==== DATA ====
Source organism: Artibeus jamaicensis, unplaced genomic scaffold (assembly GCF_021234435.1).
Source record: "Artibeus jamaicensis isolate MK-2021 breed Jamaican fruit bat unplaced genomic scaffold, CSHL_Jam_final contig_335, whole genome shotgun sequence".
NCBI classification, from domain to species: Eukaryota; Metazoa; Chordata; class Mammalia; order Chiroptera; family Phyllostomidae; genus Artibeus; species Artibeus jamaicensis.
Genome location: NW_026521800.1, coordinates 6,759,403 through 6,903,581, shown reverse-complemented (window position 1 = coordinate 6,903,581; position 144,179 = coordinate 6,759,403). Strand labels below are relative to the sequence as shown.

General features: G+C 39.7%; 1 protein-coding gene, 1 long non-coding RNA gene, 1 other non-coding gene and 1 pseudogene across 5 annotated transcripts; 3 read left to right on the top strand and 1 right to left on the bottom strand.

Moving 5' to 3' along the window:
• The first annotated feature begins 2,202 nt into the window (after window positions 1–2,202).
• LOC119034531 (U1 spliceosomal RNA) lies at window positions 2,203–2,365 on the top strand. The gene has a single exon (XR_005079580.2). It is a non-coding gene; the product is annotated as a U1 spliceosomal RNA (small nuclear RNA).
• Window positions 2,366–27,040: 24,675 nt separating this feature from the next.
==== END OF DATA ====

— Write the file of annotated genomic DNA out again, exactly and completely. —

Source organism: Artibeus jamaicensis, unplaced genomic scaffold (assembly GCF_021234435.1).
Source record: "Artibeus jamaicensis isolate MK-2021 breed Jamaican fruit bat unplaced genomic scaffold, CSHL_Jam_final contig_335, whole genome shotgun sequence".
NCBI classification, from domain to species: Eukaryota; Metazoa; Chordata; class Mammalia; order Chiroptera; family Phyllostomidae; genus Artibeus; species Artibeus jamaicensis.
Genome location: NW_026521800.1, coordinates 6,759,403 through 6,903,581, shown reverse-complemented (window position 1 = coordinate 6,903,581; position 144,179 = coordinate 6,759,403). Strand labels below are relative to the sequence as shown.

General features: G+C 39.7%; 1 protein-coding gene, 1 long non-coding RNA gene, 1 other non-coding gene and 1 pseudogene across 5 annotated transcripts; 3 read left to right on the top strand and 1 right to left on the bottom strand.

Moving 5' to 3' along the window:
• The first annotated feature begins 2,202 nt into the window (after window positions 1–2,202).
• LOC119034531 (U1 spliceosomal RNA) lies at window positions 2,203–2,365 on the top strand. The gene has a single exon (XR_005079580.2). It is a non-coding gene; the product is annotated as a U1 spliceosomal RNA (small nuclear RNA).
• Window positions 2,366–27,040: 24,675 nt separating this feature from the next.